The DCMS has finally launched its delayed consultation on the future of English Heritage (EH). This sets out the proposed split of English Heritage in January 2015, with its statutory responsibilities passing to a body called Historic England, which will continue to be supported financially by the Government.

The name English Heritage will pass to a charity responsible for ‘the conservation and public enjoyment’ of the 420 historic sites in the care of the Secretary of State; it will receive a one-off £80 million investment (to which an additional £5 million has now been pledged) and declining Grant-in-Aid from the Government until 2022/23. Of this grant, £52 million will substantially be directed towards the repair of State monuments.

How the charity can become financially self-sufficient in eight years is unclear. Evidently, it must increase visitor numbers, membership and levels of volunteering and fundraising – all at a time when competition for these things has never been more intense. For all their importance, the 420 sites in State care constitute only 0.1% of listed buildings.

There is also the view that Historic England looks like a rump in this re-organisation and remains vulnerable to cuts, and the question of whether EH’s diminishing sums of Grant-in-Aid will be depleted to prop it up. Loyd Grossman, chairman of the Heritage Alliance, says it’s a timely reassessment: ‘We must secure the best possible outcome for our historic environment-it is, after all, one of the greatest assets this country has.’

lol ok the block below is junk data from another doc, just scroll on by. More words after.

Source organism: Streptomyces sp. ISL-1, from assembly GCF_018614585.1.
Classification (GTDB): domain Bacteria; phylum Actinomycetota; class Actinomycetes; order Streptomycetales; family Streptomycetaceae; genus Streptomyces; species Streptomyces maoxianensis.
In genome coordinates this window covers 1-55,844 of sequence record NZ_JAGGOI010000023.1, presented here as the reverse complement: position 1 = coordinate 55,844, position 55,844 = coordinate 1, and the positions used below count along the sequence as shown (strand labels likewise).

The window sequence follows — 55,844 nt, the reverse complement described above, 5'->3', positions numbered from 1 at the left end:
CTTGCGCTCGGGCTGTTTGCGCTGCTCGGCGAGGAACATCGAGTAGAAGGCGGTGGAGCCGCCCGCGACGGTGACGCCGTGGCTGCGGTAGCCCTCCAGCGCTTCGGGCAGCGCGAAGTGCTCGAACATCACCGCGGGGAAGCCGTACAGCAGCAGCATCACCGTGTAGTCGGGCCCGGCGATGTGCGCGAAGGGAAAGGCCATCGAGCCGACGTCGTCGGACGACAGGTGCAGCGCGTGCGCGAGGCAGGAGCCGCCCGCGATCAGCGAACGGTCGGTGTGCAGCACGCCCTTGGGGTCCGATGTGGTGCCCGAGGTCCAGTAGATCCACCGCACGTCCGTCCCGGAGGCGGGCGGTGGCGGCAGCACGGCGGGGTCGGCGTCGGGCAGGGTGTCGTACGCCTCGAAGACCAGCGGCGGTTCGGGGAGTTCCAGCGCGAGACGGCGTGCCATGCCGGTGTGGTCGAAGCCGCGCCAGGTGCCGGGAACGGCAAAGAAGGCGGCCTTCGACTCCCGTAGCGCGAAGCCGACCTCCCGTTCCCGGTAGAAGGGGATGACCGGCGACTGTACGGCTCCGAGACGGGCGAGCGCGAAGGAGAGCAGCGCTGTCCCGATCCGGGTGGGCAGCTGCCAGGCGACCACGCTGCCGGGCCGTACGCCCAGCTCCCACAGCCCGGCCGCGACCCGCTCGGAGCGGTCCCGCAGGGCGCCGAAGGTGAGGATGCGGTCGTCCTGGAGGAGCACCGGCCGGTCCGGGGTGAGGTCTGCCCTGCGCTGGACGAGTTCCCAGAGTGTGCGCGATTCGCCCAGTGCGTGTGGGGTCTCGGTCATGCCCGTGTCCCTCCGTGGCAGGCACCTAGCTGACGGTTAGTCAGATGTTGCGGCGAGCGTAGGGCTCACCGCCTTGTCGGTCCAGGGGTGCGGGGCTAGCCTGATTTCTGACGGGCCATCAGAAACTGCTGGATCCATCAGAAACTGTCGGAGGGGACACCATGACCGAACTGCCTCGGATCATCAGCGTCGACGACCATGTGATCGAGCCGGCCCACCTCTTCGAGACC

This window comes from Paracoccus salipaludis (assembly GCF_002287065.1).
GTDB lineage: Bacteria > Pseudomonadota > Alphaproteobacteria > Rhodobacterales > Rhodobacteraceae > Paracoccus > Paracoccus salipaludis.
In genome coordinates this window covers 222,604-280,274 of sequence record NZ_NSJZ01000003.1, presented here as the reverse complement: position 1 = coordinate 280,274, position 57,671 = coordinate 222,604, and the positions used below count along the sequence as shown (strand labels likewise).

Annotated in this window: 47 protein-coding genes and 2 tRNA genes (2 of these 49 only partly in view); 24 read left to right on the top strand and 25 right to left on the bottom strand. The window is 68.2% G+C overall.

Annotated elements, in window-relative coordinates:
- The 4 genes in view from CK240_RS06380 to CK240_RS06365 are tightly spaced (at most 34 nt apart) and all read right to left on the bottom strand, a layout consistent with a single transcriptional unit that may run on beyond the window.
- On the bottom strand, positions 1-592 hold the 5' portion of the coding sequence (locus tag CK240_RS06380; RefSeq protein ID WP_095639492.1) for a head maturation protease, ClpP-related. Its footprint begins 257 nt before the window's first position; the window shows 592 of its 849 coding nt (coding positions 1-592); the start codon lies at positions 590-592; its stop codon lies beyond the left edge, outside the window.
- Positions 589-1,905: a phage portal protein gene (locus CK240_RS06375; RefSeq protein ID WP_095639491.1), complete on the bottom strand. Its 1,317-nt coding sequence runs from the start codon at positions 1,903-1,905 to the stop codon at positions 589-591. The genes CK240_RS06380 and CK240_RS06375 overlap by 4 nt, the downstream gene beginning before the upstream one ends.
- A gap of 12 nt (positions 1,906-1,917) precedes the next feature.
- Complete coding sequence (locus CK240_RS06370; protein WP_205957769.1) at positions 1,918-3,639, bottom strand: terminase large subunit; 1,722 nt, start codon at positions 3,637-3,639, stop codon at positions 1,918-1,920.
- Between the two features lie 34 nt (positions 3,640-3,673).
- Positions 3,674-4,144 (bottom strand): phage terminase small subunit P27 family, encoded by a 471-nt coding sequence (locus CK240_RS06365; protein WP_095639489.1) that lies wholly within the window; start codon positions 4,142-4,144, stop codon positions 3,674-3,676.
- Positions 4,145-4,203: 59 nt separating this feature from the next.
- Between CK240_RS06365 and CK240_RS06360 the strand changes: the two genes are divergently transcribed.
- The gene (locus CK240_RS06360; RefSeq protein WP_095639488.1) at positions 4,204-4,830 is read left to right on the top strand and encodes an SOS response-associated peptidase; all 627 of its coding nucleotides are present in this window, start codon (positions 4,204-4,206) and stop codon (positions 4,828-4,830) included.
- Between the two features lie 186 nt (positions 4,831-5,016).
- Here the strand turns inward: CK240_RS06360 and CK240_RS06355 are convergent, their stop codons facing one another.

Crispin Truman, of the Churches Conservation Trust adds: ‘Any strategy for financing heritage must consider the interrelation of income streams and the way in which public grants encourage private support.’ Historic Houses Association president Richard Compton says: ‘We wish to see the new arrangements succeed. Our members depend on English Heritage’s expert advisory service and we would be very concerned if this were to be diluted. We will seek assurances that Historic England will be able to give priority to its frontline services, its statutory role in the planning system and the maintenance of a grants programme for restoration.’

The consultation closes on February 7.

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